Rainbows are spring spawners, but in many instances, rainbows will begin their migration to their spawning redds in the fall (this is particularly true of rainbows that might have some steelhead genetics in their makeup—these fish will run upstream, often alongside browns, and overwinter in their spawning waters before actually pairing up and spawning). Rainbows can begin spawning as early as February in some rivers and streams, and by March or April, they’re generally in full spawn, when water temperatures have topped 41 degrees or so. Rainbows (not steelhead, mind you), are usually sexually mature between the ages of two and four.
Cutthroat trout native to the West are spring spawners, just like rainbows. Cutthroats generally spawn a bit later than their rainbow trout cousins — west slope cutthroats native to the Northwest often wait until water temperatures hit 50 degrees before actually spawning — but often, their spawning seasons overlap with rainbows. The two trout species can mingle on the redds, and this results in a fertile hybrid often called a cutbow. In some places around the West, native cutthroat trout are in real peril thanks to hybridization with non-native rainbows. Most cutthroats don’t reach sexual maturity until they’re at least four years old.
Brookies are a subspecies of char, and they are fall spawners. Depending on where you find them, they can spawn anytime from September through November. On average, though, October is the sweet spot for brook trout in both their native and adopted ranges. Brookies are generally at least two years old when they spawn, but there is data that suggests some brookies can spawn after just one year.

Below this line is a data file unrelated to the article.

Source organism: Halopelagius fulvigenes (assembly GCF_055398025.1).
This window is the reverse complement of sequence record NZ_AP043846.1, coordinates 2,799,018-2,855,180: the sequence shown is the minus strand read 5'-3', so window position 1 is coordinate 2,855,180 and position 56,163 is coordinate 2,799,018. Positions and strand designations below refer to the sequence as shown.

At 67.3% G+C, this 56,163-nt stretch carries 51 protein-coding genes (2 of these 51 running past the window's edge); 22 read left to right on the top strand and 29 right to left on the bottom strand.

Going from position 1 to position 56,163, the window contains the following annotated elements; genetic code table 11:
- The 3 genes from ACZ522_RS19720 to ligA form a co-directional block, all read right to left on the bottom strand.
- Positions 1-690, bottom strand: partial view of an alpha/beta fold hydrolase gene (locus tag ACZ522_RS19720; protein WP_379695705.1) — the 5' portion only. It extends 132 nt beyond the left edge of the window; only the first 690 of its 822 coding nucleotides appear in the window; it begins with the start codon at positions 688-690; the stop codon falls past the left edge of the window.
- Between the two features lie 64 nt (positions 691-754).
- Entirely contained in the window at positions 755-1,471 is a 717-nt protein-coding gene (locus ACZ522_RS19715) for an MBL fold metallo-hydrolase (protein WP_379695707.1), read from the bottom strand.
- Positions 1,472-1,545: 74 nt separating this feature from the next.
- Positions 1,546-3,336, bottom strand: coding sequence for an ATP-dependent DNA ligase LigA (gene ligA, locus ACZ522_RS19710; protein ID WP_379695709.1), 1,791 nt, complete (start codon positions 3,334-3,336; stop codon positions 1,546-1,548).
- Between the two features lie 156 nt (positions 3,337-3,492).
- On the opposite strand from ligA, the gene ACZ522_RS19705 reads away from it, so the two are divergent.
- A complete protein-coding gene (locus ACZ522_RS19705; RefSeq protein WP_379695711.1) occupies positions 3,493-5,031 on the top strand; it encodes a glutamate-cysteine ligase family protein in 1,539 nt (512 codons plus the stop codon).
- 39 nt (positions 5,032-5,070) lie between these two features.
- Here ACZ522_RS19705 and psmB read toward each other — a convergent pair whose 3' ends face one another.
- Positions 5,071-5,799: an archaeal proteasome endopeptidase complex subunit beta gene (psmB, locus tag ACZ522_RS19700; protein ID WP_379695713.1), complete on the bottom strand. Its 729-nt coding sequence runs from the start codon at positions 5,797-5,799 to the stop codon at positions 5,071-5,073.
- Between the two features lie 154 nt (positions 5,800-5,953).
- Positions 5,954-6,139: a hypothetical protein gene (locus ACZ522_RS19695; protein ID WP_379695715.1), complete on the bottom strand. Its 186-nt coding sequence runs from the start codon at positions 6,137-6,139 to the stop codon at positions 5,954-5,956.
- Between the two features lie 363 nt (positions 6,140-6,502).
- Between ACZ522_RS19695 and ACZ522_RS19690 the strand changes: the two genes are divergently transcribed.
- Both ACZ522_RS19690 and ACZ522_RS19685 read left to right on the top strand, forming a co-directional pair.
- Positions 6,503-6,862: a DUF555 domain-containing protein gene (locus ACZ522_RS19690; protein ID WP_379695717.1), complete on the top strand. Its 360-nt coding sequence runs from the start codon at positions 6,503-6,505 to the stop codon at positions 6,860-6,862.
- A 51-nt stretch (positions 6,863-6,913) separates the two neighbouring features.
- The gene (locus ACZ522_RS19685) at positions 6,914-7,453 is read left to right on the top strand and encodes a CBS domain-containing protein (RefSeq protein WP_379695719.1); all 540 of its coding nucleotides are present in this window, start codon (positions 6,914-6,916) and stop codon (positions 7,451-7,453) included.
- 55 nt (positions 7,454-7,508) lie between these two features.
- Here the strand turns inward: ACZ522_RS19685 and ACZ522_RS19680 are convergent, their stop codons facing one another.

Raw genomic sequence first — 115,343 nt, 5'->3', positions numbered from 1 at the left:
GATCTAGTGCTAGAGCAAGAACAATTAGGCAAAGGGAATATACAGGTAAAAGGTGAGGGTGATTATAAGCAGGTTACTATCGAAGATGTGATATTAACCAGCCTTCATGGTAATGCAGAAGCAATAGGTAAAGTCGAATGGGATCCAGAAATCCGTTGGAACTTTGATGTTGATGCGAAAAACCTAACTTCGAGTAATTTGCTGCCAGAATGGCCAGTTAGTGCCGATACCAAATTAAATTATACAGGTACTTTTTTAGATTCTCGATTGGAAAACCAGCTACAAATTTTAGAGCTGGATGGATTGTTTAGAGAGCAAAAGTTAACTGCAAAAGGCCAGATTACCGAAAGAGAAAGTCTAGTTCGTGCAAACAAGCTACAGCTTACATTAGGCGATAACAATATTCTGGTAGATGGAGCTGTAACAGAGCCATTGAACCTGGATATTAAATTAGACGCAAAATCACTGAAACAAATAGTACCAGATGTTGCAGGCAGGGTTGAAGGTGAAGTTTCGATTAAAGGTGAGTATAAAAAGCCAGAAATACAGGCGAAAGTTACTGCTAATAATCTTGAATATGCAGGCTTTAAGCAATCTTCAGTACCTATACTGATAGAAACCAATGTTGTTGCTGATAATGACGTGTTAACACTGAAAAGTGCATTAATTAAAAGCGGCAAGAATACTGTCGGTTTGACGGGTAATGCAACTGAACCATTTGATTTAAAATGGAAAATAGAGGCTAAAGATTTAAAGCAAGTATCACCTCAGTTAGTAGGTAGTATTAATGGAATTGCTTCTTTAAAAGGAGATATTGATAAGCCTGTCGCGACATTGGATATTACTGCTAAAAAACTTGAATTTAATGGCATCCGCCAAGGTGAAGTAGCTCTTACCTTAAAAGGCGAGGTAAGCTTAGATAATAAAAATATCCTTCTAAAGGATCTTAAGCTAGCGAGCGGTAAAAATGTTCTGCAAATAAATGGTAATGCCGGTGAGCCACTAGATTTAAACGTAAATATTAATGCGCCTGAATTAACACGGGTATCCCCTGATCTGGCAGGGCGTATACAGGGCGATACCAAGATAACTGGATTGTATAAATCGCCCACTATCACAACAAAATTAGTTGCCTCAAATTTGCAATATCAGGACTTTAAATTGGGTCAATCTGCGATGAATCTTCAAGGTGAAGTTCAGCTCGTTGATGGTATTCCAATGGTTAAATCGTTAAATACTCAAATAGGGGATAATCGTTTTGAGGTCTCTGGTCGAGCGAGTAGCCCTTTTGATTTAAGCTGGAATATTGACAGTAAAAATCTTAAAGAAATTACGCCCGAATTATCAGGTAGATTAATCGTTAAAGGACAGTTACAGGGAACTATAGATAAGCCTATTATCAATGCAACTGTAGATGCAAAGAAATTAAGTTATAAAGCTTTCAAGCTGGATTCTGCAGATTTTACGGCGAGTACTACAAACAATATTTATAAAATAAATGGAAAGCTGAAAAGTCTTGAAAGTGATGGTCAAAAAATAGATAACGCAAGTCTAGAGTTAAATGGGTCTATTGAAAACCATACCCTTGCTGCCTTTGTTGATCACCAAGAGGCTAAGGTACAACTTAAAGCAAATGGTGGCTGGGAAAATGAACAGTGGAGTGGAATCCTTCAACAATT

Grayling are spring spawners, but they tend to get an earlier start than their rainbow or cutthroat salmonid cousins (yes, grayling are related to trout and salmon). In their native ranges, they are known to spawn under high water conditions, and fluvial grayling that move between rivers and lakes have been known to run either upstream or downstream into rivers and streams when ice is still present on lakes. Still other populations wait for later spring or even early summer to spawn. One note about grayling: these fish don’t become sexually active until they’re at five years old, and some don’t spawn until they’re seven years old.
Bull trout are native to the Northwest and they are a char related to brook trout, Dolly Varden and Arctic char. In their native watersheds, bull trout migrate into smaller tributaries sometimes as early as July and they begin spawning as early as mid- to late August. Bull trout don’t reach sexual maturity until they’re at least four years old, and sometimes not until they’re seven years old. They can live as long as 12 years, and they can grow to 30 inches or longer.
Caution is king
By staying away from redds and fishing at certain times of the year, most anglers can reasonably avoid fishing to trout and char (and grayling) as they’re actually spawning. But fishing during spawning season, when fish are moving, active and aggressive, can be very rewarding. Keep an eye open for redds, and fish that are paired up and avoid both. Remember, too, that spawning fish often attract other trout and char that eat eggs and fry — imitating eggs and small baitfish are great ways to catch hungry trout.
If you live near prolific salmon runs, some of the best rainbows of the year can be caught on egg patterns as the salmon are spawning all round them. In the spring, in rivers where rainbows and browns overlap, drifting egg patterns or swinging brightly colored streamers shades of red, orange and pink can often result in the biggest catches of the season. Rainbows and cutthroats, in waters where brown trout and brook trout live, can be caught using the same methods.
But fishing during the spawn is a nuanced proposition, and many anglers avoid it entirely. That’s likely not necessary, but being cautious is a perfectly fine option. Knowing when trout and char spawn, what lives in the waters you fish, and how to identify spawning redds can greatly reduce your chances of pulling mating fish off their nests.